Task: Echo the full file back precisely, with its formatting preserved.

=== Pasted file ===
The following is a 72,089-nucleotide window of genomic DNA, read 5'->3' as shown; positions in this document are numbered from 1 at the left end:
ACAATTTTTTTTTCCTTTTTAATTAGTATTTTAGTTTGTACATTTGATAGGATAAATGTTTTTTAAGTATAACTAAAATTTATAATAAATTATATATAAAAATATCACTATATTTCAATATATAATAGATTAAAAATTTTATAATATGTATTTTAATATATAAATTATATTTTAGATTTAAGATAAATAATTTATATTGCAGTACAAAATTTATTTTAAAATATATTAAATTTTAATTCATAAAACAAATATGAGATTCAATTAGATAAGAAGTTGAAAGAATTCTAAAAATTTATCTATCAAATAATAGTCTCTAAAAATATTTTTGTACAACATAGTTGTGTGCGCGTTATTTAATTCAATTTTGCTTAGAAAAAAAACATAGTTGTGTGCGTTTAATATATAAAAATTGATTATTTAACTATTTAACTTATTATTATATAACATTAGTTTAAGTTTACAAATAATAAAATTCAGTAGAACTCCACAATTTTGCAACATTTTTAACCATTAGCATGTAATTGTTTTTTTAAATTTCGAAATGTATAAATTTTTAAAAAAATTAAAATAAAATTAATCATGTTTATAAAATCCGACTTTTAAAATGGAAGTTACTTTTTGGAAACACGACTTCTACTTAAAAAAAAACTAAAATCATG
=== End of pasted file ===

The following is a 72,089-nucleotide window of genomic DNA, read 5'->3' as shown; positions in this document are numbered from 1 at the left end:
ACAATTTTTTTTTCCTTTTTAATTAGTATTTTAGTTTGTACATTTGATAGGATAAATGTTTTTTAAGTATAACTAAAATTTATAATAAATTATATATAAAAATATCACTATATTTCAATATATAATAGATTAAAAATTTTATAATATGTATTTTAATATATAAATTATATTTTAGATTTAAGATAAATAATTTATATTGCAGTACAAAATTTATTTTAAAATATATTAAATTTTAATTCATAAAACAAATATGAGATTCAATTAGATAAGAAGTTGAAAGAATTCTAAAAATTTATCTATCAAATAATAGTCTCTAAAAATATTTTTGTACAACATAGTTGTGTGCGCGTTATTTAATTCAATTTTGCTTAGAAAAAAAACATAGTTGTGTGCGTTTAATATATAAAAATTGATTATTTAACTATTTAACTTATTATTATATAACATTAGTTTAAGTTTACAAATAATAAAATTCAGTAGAACTCCACAATTTTGCAACATTTTTAACCATTAGCATGTAATTGTTTTTTTAAATTTCGAAATGTATAAATTTTTAAAAAAATTAAAATAAAATTAATCATGTTTATAAAATCCGACTTTTAAAATGGAAGTTACTTTTTGGAAACACGACTTCTACTTAAAAAAAAACTAAAATCATG